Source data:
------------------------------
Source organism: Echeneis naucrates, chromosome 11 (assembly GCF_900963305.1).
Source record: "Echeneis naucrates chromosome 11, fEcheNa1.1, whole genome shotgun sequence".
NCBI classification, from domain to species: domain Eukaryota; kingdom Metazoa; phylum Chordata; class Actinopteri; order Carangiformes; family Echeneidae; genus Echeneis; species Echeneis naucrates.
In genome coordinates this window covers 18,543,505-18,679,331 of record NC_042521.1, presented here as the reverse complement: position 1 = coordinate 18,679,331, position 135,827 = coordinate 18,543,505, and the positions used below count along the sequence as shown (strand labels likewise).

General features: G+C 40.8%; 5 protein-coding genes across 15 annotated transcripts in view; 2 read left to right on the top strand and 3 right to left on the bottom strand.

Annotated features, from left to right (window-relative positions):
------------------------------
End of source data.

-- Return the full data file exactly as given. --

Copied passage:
Source organism: Echeneis naucrates, chromosome 11 (assembly GCF_900963305.1).
Source record: "Echeneis naucrates chromosome 11, fEcheNa1.1, whole genome shotgun sequence".
NCBI classification, from domain to species: domain Eukaryota; kingdom Metazoa; phylum Chordata; class Actinopteri; order Carangiformes; family Echeneidae; genus Echeneis; species Echeneis naucrates.
In genome coordinates this window covers 18,543,505-18,679,331 of record NC_042521.1, presented here as the reverse complement: position 1 = coordinate 18,679,331, position 135,827 = coordinate 18,543,505, and the positions used below count along the sequence as shown (strand labels likewise).

General features: G+C 40.8%; 5 protein-coding genes across 15 annotated transcripts in view; 2 read left to right on the top strand and 3 right to left on the bottom strand.

Annotated features, from left to right (window-relative positions):